I heard this on the radio recently: Mom takes her new baby to the emergency department on a weekend because she thinks her daughter might have a urinary tract infection. She's right, but regulations say the baby has to stay in the hospital for two days to ensure the infection clears. Afterwards, the mom is surprised by and concerned about a $7,000 hospital bill for the baby's care. The reporter says ...

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There's a pesky cognitive bias that creates a honking big barrier to patients and families making the most of the health advice and services available to us. It's the tendency of experts to overestimate the knowledge of others. One consequence of expertise -- or even just easy familiarity with a topic or institution or practice -- is the inability to remember not knowing what you now know. Think back to your ...

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It looks like an airport lounge without the rolling suitcases. There are about 20 of us cancer survivor-types fiddling with our phones or reading the newspaper. A few of us are sipping delicious contrast fluid in preparation for a scan, but most of us are waiting to meet with our oncologists for follow-up or monitoring visits. All of us are between the ages of 20 and 70 and all of ...

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Do I value the privacy of my health information? What do you mean? That if I email my doctor about an embarrassing symptom, only my doctor will read it? That only my doctor, my nurse and I have access to the information in my electronic medical record, including notes on our confidential conversations, prescriptions and test results? That my local drug store doesn't sell information about me to pharmaceutical companies? That if I ...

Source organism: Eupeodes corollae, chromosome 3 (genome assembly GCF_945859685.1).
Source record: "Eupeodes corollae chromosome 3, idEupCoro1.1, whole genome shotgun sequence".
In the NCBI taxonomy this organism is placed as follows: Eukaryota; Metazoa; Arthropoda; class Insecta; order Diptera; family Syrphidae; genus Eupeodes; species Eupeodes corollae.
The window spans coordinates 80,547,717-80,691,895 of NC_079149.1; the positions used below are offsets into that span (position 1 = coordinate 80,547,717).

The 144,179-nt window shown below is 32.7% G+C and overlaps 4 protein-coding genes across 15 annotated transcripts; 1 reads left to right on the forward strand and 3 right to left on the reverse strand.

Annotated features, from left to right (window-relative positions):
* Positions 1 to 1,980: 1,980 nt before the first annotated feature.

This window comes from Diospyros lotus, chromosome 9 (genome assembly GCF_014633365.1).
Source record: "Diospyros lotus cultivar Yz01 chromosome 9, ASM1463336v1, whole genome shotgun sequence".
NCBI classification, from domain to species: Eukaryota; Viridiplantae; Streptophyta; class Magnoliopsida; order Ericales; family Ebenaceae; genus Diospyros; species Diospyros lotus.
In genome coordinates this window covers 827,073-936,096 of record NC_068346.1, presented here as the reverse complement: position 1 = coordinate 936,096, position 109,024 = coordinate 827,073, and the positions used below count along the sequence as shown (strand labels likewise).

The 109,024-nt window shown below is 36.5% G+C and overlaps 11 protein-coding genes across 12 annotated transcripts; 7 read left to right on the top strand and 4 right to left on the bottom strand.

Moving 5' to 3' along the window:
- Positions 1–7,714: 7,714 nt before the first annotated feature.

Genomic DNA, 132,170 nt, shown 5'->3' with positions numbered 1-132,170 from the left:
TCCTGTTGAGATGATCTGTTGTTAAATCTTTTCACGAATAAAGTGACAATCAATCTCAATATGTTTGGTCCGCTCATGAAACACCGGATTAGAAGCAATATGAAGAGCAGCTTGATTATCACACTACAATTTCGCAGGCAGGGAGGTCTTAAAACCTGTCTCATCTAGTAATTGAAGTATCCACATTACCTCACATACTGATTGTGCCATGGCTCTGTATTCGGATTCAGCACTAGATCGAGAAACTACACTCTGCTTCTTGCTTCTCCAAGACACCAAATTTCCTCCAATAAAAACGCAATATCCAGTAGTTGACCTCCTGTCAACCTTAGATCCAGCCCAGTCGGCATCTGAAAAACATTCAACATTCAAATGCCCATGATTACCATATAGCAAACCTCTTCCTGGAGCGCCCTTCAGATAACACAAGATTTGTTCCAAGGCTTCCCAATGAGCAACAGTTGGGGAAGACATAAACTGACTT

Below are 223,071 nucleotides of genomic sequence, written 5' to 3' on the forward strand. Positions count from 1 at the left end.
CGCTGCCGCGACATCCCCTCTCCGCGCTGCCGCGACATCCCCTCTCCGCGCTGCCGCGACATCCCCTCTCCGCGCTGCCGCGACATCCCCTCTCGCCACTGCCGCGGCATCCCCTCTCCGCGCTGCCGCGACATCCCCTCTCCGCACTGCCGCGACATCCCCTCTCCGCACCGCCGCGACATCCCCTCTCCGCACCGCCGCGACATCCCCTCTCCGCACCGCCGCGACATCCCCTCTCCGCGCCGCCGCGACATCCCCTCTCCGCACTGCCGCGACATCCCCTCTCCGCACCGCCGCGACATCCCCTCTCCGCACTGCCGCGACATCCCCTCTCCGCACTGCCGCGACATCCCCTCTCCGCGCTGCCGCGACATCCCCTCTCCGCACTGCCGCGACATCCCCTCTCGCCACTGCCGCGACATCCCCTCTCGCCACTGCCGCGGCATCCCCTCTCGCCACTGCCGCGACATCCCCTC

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Twitter -- its functions, benefits, risks and limitations -- has figured prominently in the heated discussion about Emma and Bill Keller's respective editorials in The Guardian (since deleted, though the archived version is still available) and the New York Times about the Twitter feed of Lisa Bonchek Adams. I have followed Lisa for a long time and greatly admire her thoughtful, highly personal tweets about the ups and downs ...

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Overheard in the gym: "Yeah, but I heard that ____ can be dangerous." "Oh, they wouldn't let us buy it if it was." Lately, the public's faith in the safety of prescription and over-the-counter drugs has been making me uneasy. Advances in drug development mean that many of us truly can live better lives through their wise use. But are we adequately guided and protected by a) regulators, b) our clinicians, c) a ...

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What can we learn from an experiment conducted on a single person? That is, when the subject population (N) is a single person, aka N=1? How and how much do such findings contribute to knowledge about the experimental intervention? How relevant are results to other patients or populations or diseases? In assessing what is known about a phenomenon, how are these findings treated in comparison to studies with 30 or ...

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You may have noticed an uptick in messages from your health plan or clinician notifying you that "You are the captain of your health care team." I have seen them here and here and here and here, for example. My response to this message? Bad metaphor: I am not the captain of my health care team. I may -- on some days -- consider myself a member of that team, should I actually ...

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Current efforts of clinicians, hospitals and researchers to make health care more "patient-centered" include inviting some of us to advise on research priorities, care organization and delivery under the assumption that, as patients, we understand what patient-centered outcomes and care are. These invitations and our acceptance of them often result in confusion and disappointment for everyone, regardless of good intentions. What do patients know about the inner workings of ...

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Incorporating patient preferences into evidence based medicine Remember the figure-ground drawing from psychology 101 that demonstrates (ahem) "how edge assignment designates perceptual groupings?" I always just thought it was cool how you could look at the picture of a vase and blink and -- whoa, Nellie -- now you saw two people face-to-face. I'm concerned that the frantic drive toward evidence-based medicine as a strategy for quality improvement and ...

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